Earlier this month, China’s Ministry of Commerce (MOFCOM) announced they would begin a year-long probe into U.S. sorghum, claiming the grain is being dumped at low prices.
Not long after this announcement, the price of sorghum dropped. For the last several weeks, it’s been one of the topics of key importance for the National Sorghum Producers (NSP).
CEO Tim Lust denies any dumping, and says the organization has a “long-standing relationship with out Chinese customers.”
“We are not illegally subsidizing our farmers,” he said to U.S. Farm Report host Tyne Morgan at Commodity Classic in Anaheim, Calif. “The United States has a long standing tradition of withholding following the WTO process of what’s legal there.”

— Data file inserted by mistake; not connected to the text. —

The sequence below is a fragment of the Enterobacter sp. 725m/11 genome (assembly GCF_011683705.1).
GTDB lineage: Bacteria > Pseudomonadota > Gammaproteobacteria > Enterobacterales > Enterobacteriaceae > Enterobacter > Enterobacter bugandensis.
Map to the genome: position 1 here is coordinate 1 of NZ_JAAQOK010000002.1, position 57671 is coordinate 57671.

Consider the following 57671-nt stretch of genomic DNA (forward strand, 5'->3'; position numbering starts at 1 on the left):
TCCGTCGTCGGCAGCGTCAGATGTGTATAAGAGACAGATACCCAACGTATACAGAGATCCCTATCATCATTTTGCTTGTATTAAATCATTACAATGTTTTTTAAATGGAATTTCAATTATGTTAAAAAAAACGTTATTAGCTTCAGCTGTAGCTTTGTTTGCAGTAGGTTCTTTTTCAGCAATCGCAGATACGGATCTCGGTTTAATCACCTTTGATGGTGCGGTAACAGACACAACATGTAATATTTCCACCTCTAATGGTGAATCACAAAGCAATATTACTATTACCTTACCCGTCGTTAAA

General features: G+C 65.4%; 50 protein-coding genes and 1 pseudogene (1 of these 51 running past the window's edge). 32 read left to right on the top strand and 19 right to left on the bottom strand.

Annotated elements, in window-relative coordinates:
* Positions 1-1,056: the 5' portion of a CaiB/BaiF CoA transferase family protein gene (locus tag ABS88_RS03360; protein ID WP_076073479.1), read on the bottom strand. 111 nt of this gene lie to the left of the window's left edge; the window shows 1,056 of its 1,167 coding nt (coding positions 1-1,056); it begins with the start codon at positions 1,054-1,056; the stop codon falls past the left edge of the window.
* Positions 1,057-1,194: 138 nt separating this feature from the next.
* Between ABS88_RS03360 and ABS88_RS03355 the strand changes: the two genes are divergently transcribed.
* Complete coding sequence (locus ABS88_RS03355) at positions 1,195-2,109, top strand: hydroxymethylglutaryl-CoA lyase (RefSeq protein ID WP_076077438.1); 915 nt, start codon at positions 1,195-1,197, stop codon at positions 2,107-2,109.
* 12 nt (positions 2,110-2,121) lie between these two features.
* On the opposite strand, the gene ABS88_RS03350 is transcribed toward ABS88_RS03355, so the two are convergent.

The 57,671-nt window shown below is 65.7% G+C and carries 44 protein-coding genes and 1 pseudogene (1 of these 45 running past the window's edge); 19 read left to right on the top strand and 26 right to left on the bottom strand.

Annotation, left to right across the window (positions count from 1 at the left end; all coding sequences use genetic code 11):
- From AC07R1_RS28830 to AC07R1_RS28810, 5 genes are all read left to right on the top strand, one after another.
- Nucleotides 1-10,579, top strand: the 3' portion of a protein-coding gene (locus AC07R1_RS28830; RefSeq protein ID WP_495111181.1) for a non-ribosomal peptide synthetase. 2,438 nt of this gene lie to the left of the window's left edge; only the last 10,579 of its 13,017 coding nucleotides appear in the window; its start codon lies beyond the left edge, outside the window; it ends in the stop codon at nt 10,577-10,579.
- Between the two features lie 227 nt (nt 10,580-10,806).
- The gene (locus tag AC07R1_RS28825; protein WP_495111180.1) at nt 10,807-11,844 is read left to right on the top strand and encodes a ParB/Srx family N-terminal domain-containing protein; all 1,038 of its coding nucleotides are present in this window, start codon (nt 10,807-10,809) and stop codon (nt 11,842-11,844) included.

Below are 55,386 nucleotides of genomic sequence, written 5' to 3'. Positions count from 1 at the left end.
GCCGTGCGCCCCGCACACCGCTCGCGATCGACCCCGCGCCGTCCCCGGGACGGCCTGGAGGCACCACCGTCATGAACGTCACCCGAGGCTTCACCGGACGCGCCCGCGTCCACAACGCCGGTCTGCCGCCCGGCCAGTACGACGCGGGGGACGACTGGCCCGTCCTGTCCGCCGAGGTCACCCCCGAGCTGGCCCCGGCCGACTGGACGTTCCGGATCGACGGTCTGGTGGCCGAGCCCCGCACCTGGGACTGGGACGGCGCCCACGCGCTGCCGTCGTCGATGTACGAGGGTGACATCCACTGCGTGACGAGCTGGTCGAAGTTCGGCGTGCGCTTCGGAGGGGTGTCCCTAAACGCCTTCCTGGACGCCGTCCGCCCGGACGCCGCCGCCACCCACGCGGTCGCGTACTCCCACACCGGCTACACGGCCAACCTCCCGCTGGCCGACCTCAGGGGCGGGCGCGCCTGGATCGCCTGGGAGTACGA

The first phase of the investigation process is now behind NSP, and NSP and state organizations had to be registered. The second phase of roughly 37 days is set to begin soon, which is a question and answer process. Lust hopes this investigation can wrap up by 2019.
“It’s very hard to predict just how fast this process is going to go,” he said.
Hear what sorghum exports are doing and how dry weather can play into sorghum’s favor on AgDay above.